Tammy Duckworth: Breaking Barriers As a Mom, Senator & Veteran Fighting for Gender Equality by Jessica Acree
"I think we are stronger in the broken places if we can recover from the challenges we face." – Tammy Duckworth
Tammy Duckworth may not be a household name, but in this season of female empowerment being celebrated, she absolutely should be. At 50 years old, the Illinois Senator is shattering barriers left and right and is doing so without wanting bonus credit or extra accolades.
Lifestyle magazine ELLE recently featured Duckworth in their "Why I Ran" series with the goal of encouraging women to not shy away from politics. Writer Mattie Kahn sums it up right out of the gates. "(Duckworth) is the first Asian-American woman elected to Congress in Illinois, the first disabled woman to be elected to Congress ever, and the first member of Congress born in Thailand. On (April 9), she became the first woman ever to give birth while in the Senate."
Let that sink in for just a minute. This woman is unstoppable. She's approached life with confidence, courage and a fierce desire to serve without holding back or letting anything (or anyone) else stop her.
"I often felt underestimated, not so much by the people I served with – those who underestimated me very quickly figured out their mistake – but by people from other nations. It was a double whammy with both my ethnicity and my gender," explains Duckworth.
In her own words, she describes drawing powerful inspiration from then Secretary of State Madeleine Albright, the first woman appointed to the position by President Bill Clinton: "She was going toe to toe with men all around the world; she was tough and smart and everything that I hoped to be."
Duckworth was in graduate school at the time studying international affairs and chose to enlist in the U.S. military as a way to give back to a country that had given her so much opportunity. In 2004, during a deployment to Iraq, she suffered devastating injuries that cost her both legs. Rather than let that stop her cold, it only further fueled her fight for veteran benefits and gender equality.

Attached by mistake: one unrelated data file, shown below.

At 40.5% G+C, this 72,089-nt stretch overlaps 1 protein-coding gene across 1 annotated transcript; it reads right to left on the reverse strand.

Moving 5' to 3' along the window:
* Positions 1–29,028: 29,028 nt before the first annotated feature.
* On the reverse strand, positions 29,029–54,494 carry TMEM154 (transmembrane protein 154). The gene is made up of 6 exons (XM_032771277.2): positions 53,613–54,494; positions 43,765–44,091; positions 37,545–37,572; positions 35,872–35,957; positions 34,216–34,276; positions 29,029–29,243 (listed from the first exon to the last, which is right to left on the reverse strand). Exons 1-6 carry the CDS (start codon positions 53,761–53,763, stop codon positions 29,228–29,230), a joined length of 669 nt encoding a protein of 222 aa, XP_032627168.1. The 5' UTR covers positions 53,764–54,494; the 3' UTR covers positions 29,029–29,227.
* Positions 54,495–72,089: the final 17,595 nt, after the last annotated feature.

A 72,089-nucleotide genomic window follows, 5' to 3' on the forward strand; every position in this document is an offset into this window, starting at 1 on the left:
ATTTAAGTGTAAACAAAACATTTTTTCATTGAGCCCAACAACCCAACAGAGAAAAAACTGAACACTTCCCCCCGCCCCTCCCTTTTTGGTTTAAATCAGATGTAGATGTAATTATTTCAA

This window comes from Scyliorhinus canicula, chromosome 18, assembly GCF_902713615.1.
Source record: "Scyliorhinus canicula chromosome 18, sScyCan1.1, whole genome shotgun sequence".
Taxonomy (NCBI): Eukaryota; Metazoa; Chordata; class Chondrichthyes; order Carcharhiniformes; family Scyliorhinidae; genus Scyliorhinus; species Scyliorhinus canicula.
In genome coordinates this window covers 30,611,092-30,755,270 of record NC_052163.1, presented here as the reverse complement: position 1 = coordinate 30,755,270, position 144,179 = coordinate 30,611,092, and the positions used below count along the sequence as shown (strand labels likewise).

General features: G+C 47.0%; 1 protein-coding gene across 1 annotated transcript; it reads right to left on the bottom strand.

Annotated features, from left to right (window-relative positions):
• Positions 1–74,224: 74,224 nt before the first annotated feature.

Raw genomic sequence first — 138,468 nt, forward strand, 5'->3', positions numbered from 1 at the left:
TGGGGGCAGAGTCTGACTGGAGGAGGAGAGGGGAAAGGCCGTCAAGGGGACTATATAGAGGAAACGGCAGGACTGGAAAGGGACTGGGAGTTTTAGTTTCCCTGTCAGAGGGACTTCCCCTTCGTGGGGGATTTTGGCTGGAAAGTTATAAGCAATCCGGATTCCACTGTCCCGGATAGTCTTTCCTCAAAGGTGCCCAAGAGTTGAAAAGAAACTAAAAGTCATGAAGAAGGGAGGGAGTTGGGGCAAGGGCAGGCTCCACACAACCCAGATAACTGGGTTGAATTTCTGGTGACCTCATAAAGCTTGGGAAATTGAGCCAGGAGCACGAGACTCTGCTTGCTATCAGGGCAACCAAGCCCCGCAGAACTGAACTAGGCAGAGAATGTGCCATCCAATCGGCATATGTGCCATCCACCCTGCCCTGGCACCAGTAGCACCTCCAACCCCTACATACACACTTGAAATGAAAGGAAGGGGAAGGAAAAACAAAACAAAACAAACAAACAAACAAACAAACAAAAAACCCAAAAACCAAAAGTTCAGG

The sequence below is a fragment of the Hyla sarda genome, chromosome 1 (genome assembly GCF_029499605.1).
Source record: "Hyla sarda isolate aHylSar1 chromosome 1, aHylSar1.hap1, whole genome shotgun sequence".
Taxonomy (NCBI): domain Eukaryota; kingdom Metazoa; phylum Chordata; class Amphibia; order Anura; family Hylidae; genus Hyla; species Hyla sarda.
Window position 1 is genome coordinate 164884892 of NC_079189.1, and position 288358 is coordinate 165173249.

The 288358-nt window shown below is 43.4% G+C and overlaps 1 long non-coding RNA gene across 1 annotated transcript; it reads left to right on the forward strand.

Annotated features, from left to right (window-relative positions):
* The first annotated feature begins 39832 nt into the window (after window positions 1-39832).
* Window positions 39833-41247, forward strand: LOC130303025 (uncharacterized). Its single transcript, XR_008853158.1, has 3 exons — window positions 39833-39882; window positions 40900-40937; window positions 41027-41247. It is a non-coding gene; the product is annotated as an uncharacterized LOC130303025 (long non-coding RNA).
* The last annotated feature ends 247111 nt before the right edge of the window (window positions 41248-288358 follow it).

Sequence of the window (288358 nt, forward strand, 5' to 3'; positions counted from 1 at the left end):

She did so by winning her first attempt at running for office and she's still making history today. When asked about her accomplishments Duckworth says, "I never set out to be the first in anything, and with a lot of these 'firsts', it really makes me wonder how it's taken so long. It also underscores how much farther we have to go to have representation in our government."
After recently giving birth to her second child, little Maile Pearl, she’s welcoming a maternal distraction from tackling the next big piece of legislation in the halls of Congress, but she is far from done.
"As tough as juggling the demands of motherhood and being a senator can be, I'm hardly alone or unique as a working parent, and my children only make me more committed to doing my job and standing up for hardworking families everywhere,” she says.
Tammy, you're an inspiration. Thank you for your service and commitment to make big, lasting changes that will benefit your daughters and other women for generations to come.
Read more of the ELLE article at Elle.com.
Photo: Elle.com and Tammy Duckworth's Twitter